When it comes to many unwanted emissions, diesels are just as clean or even cleaner than petrol engines, BMW chief Kruger claims

When it comes to many unwanted emissions, diesels are just as clean or even cleaner than petrol engines, BMW chief Kruger claims

As German car makers plead their case to the government, BMW chairman Harald Kruger said that future mobility will definitely depend on diesels because environmental protection has several dimensions: one of them is the fight against climate change.

Modern, efficient diesel engines ensure lower CO2 emissions and therefore make an important contribution to protecting the environment. In addition, when it comes to many unwanted emissions, diesels are just as clean or even cleaner than petrol engines, Kruger claimed. 

This can certainly be said of particulate, hydrocarbon and carbon monoxide emissions, meaning that three of the four major diesel pollutant issues have been resolved and no longer have any adverse effect on air quality. This is why the group is calling for objective discussions based on facts and scientific evidence.

In this context, the group supports the comprehensive measures of the German National Diesel Forum aimed at further improving air quality in cities.

It also is preparing an EU-wide fleet renewal campaign which will have a positive impact on resources, the climate and the environment as a whole.

Initially until 31 December 2017, German owners of diesel vehicles that meet Euro 4 standards or earlier will be given an environment bonus of up to EUR2,000 (US$2,370) - depending on the model bought - when they trade in for a new BMW or Mini. Their chosen replacement must be either a BMW i3, a plug-in hybrid or a Euro 6-standard vehicle with CO2 emissions of up to 130 g/km (in the NEDC). This special campaign will begin before the end of August. The bonus is in addition to any other government incentives.

Averaged across the fleet, group diesel vehicles emit 40% less NOx than the German average, as reported by the Germany Federal Environment agency in April 2017. These figures are true for both Euro 5 and Euro 6 vehicles, BMW claims. In addition, experience gained through actual on-road driving between 2010 and 2015 means the group can offer an additional optimisation of the exhaust treatment system for 225,000 of the Euro 5 models currently on the road in Germany – at no charge to owners.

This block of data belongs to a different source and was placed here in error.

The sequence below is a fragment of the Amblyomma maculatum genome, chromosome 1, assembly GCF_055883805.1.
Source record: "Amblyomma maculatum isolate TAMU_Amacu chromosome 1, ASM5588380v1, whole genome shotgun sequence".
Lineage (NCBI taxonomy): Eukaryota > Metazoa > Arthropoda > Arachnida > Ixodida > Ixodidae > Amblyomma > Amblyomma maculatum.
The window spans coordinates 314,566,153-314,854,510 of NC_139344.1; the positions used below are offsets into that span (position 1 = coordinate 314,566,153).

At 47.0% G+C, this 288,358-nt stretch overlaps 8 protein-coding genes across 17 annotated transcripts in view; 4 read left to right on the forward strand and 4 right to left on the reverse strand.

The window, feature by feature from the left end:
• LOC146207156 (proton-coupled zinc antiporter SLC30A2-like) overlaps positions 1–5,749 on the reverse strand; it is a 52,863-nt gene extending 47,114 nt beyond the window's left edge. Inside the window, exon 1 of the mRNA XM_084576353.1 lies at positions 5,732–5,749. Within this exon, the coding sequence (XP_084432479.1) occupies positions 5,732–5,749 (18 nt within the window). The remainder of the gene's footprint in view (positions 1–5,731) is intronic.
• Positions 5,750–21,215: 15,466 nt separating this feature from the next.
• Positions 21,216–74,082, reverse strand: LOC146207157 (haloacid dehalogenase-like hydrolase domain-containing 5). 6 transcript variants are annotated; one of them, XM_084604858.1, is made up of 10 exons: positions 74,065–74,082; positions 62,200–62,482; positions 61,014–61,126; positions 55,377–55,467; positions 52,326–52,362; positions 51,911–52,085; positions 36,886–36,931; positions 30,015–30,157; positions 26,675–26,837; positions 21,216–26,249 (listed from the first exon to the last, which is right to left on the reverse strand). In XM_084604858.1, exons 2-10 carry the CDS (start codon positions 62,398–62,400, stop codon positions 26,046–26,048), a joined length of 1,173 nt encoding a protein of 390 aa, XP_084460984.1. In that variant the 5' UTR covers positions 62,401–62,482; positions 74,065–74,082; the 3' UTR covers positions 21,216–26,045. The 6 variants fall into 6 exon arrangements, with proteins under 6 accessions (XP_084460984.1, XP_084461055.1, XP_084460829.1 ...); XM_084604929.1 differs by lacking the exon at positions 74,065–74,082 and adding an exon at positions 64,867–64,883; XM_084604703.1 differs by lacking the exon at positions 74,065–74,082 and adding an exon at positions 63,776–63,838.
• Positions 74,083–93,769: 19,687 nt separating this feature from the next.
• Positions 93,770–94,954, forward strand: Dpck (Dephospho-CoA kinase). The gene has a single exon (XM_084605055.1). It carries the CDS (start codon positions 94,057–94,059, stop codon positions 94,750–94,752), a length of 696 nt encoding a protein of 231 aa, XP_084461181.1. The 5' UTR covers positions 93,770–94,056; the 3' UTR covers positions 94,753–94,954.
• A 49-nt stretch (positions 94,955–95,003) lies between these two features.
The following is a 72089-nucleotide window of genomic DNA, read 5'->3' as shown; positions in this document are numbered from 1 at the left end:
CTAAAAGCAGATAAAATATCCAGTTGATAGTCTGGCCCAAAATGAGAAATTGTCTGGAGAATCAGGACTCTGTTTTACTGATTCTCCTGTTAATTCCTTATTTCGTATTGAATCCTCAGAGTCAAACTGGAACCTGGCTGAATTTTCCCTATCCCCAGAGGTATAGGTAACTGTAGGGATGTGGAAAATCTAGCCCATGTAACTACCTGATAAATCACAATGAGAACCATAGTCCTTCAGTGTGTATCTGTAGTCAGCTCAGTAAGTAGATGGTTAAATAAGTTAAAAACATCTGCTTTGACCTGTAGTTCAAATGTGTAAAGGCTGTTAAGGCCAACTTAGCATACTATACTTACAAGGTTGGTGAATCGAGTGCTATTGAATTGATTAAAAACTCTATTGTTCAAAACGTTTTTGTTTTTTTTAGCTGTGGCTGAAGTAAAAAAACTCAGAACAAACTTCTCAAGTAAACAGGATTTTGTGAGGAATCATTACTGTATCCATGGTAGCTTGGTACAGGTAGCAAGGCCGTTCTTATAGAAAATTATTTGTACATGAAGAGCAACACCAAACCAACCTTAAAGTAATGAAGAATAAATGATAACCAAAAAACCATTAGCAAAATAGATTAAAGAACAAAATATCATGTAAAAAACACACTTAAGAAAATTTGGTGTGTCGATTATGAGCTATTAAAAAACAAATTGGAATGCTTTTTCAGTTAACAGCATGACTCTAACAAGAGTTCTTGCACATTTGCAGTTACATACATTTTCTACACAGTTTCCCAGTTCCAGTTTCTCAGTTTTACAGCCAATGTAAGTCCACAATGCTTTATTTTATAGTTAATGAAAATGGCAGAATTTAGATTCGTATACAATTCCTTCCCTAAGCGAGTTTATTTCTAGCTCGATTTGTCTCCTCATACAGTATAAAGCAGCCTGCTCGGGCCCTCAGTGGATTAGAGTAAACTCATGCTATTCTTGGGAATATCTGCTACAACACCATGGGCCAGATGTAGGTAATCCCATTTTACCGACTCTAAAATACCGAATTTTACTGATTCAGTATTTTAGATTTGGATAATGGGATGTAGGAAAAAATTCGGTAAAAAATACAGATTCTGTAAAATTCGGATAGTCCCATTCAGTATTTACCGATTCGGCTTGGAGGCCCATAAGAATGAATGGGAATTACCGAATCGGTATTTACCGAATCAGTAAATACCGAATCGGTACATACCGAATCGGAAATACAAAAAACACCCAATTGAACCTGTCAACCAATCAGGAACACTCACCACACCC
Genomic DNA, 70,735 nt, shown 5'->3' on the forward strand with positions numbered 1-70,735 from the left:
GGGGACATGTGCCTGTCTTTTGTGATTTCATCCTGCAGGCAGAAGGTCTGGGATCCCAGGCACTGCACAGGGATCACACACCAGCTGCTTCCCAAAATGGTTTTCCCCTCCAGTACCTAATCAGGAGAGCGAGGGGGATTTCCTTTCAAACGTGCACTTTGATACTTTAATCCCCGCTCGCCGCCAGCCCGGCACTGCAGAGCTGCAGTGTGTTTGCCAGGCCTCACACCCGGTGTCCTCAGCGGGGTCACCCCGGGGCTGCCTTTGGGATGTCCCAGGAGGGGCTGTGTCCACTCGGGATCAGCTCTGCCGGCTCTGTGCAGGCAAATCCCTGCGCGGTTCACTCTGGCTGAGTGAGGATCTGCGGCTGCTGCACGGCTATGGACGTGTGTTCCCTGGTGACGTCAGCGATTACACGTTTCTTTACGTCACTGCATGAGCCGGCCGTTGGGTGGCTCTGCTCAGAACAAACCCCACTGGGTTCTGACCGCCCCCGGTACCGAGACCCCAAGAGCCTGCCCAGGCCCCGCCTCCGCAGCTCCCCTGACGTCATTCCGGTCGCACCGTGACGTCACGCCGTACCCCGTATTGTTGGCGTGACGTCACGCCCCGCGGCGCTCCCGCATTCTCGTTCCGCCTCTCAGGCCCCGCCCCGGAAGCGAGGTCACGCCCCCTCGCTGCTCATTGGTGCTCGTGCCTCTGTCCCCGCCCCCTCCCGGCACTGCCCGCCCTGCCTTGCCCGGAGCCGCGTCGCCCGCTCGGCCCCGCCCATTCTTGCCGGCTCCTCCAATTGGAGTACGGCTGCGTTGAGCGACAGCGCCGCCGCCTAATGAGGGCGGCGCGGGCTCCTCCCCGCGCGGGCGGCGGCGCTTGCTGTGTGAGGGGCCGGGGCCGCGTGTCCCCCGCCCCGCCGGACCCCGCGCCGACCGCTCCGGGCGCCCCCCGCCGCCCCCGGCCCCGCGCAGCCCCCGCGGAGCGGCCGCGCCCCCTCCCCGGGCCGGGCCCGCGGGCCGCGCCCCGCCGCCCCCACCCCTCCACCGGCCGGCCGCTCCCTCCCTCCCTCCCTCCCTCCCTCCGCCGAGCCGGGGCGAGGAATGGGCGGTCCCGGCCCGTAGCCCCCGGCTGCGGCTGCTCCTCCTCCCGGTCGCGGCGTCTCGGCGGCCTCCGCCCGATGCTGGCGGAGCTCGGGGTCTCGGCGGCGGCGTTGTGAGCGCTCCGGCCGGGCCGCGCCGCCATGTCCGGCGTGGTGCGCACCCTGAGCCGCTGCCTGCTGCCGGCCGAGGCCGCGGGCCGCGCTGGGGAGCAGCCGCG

The group is investing in the Sustainable Urban Mobility fund and is using the opportunities offered by digitalisation to support major cities to better handle increased traffic volumes, thereby reducing emissions. Based on projects like the strategic partnership with Hamburg on the roll out of electric mobility and the research project City2Share with Munich and Hamburg, the group is intensifying its talks with municipal authorities in order to establish better conditions for increased electric mobility and car sharing.

Kruger said: "For almost two years now, diesel technology which is cutting edge, highly efficient and popular with customers has been deliberately and publicly discredited. This has caused tremendous uncertainty among millions of drivers and it's not going to get us anywhere. The German automotive industry will remain strong in innovation: we will provide tomorrow's mobility solutions."

The group has repeatedly claimed its exhaust treatment technologies are very different from others available in the market and the company continues to seek true competition in this area. It categorically rejects allegations made by some media of non-compliant technology employed in diesel exhaust-treatment systems.

"Investigations by authorities at home and abroad confirm that vehicles by the group are not rigged for testing purposes," Kruger said.

In addition to the ongoing optimisation of the internal combustion engine, the group is forging ahead with electric mobility. Later, flexible vehicle architectures and manufacturing facilities will allow it to decide at short notice which models and volumes to produce with what type of drive: highly efficient combustion-powered, plug-in hybrid or fully electric.

In 2017, the group expects sales of its electrified vehicles to top 100,000 for the first time in a single year. The company's range is currently nine  with an i8 roadster to come. The Oxford Mini factory starts production of the battery-powered hatchback in 2019 and a battery BMW X3 follows in 2020. The iNEXT is due in 2021 from the Dingolfing factory which makes a lot of parts, including drivetrains, for the automaker's EVs.

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